When I Was Your Age...
By Jonathan Goodyear
We ve all heard the phrase, usually spoken by our parents or grandparents and usually when we re taking advantage of a modern convenience that wasn t available when they were younger. They feel compelled to tell us how tough things were when they were our age, and how lazy we are now that technology has made things easier for us. There are certainly older programmers among us who tend to be curmudgeons when it comes to some of the new programming techniques being used today. I have to resist this myself all the time. But are such attitudes valid in some cases?
Whenever a new programming technology is released, it abstracts away the details of what is going on under the hood. The obvious advantage is that programmers can get more work done in less time. The tradeoff is that there is an inherent loss of control over the underlying implementation. Consequently, many programmers never bother to learn the details of what the new technology is abstracting away from them, making it exponentially harder for them to diagnose problems that arise out of that technology s use. Joel Spolsky coined the term The Law of Leaky Abstractions to define this concept (http://joelonsoftware.com/articles/LeakyAbstractions.html).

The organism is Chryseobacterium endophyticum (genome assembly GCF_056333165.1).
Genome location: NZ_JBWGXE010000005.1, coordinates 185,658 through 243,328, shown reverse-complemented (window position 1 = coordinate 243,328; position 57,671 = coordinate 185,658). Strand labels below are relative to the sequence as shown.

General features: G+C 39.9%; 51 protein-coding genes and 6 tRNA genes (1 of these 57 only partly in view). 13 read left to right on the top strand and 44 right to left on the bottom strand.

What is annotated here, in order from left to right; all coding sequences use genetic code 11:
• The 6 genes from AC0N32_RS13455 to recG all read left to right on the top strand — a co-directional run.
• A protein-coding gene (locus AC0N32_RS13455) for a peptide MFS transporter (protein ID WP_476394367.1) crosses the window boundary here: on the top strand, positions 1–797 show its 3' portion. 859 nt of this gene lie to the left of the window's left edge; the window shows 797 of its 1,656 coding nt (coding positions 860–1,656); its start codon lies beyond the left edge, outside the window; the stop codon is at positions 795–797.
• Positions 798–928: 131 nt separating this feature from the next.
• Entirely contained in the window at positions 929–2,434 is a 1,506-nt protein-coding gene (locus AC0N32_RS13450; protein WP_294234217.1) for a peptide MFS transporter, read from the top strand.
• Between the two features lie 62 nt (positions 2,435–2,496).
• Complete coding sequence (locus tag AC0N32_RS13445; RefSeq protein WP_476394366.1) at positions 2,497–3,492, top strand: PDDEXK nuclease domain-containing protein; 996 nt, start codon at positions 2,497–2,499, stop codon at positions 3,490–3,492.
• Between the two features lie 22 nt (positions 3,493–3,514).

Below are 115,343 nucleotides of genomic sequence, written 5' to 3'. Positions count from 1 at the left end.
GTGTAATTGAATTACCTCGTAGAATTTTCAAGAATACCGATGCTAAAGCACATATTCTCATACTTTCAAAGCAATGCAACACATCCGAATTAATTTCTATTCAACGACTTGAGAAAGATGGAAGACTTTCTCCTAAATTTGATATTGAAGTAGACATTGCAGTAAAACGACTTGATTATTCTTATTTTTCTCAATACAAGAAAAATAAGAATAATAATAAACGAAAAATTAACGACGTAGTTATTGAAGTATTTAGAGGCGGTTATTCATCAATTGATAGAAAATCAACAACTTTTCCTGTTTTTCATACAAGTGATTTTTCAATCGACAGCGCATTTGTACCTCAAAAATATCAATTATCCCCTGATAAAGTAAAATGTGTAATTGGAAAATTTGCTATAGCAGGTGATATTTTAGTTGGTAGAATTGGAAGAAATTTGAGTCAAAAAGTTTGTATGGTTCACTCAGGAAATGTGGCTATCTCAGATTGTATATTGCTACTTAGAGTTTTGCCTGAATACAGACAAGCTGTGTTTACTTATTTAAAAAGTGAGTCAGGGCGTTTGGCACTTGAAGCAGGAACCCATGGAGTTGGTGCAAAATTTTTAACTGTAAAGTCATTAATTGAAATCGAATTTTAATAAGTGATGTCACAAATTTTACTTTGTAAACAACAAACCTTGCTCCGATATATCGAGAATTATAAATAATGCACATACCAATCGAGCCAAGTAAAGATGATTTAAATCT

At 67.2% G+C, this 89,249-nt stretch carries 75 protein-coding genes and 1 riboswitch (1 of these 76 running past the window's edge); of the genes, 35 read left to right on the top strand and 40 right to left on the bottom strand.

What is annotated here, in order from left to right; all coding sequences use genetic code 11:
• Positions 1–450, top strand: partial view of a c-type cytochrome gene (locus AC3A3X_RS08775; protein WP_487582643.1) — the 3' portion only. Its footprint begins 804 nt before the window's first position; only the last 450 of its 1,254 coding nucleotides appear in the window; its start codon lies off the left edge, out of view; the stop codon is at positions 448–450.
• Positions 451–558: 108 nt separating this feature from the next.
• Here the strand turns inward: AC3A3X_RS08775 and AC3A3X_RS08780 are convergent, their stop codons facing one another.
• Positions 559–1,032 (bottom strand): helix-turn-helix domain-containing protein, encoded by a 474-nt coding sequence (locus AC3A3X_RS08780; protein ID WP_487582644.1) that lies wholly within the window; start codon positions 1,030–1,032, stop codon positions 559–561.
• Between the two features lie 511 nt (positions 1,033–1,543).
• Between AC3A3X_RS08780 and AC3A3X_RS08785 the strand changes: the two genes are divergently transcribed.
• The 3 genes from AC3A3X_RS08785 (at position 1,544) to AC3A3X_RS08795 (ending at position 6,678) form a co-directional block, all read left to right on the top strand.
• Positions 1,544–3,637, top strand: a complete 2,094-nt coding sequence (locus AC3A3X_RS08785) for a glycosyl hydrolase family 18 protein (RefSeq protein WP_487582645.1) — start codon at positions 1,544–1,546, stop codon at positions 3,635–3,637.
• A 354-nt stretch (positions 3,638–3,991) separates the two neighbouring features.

One of the main points that Spolsky makes in his essay is that programming abstractions are designed to make work more productive for programmers who already know how the underlying technologies work. The truth of the matter is that programming abstractions are usually used to commoditize programming and bring it to the masses of people who have absolutely no idea what is happening under the covers. I will admit that were it not for the grand programming abstraction known as Visual Basic, I (an accounting major in college) would never have gotten the opportunity to enter this incredible career field.
I realized early on that I had a lot to learn and have done my best to fill in the gaps of my knowledge, but it is hard for anyone to keep up with the intricate details of every technology that comes our way. So, the larger questions become, which abstractions are good enough to use now, which will eventually be good enough (through our friend, the service pack), and which ones may never be good enough. Also, is a technology sometimes a good alternative, and sometimes not?
The concept of Object Relational Mappers (ORM) springs to mind as an abstraction concept that is under intense debate lately. Several ORM tools, such as LLBLGen and SubSonic, have been out for awhile. They usually provide a one-to-one mapping between database entities (tables, views, etc.) and programming objects in your favorite .NET language. More recently, Microsoft has released LINQ to SQL, and will be following up in a few months with LINQ to Entities. LINQ to SQL is very similar to the other ORM technologies that I mentioned, but adds several language enhancements that make its implementation even more powerful. LINQ to Entities goes one step further by allowing the developer to define the mappings between objects and multiple database entities (or vice-versa).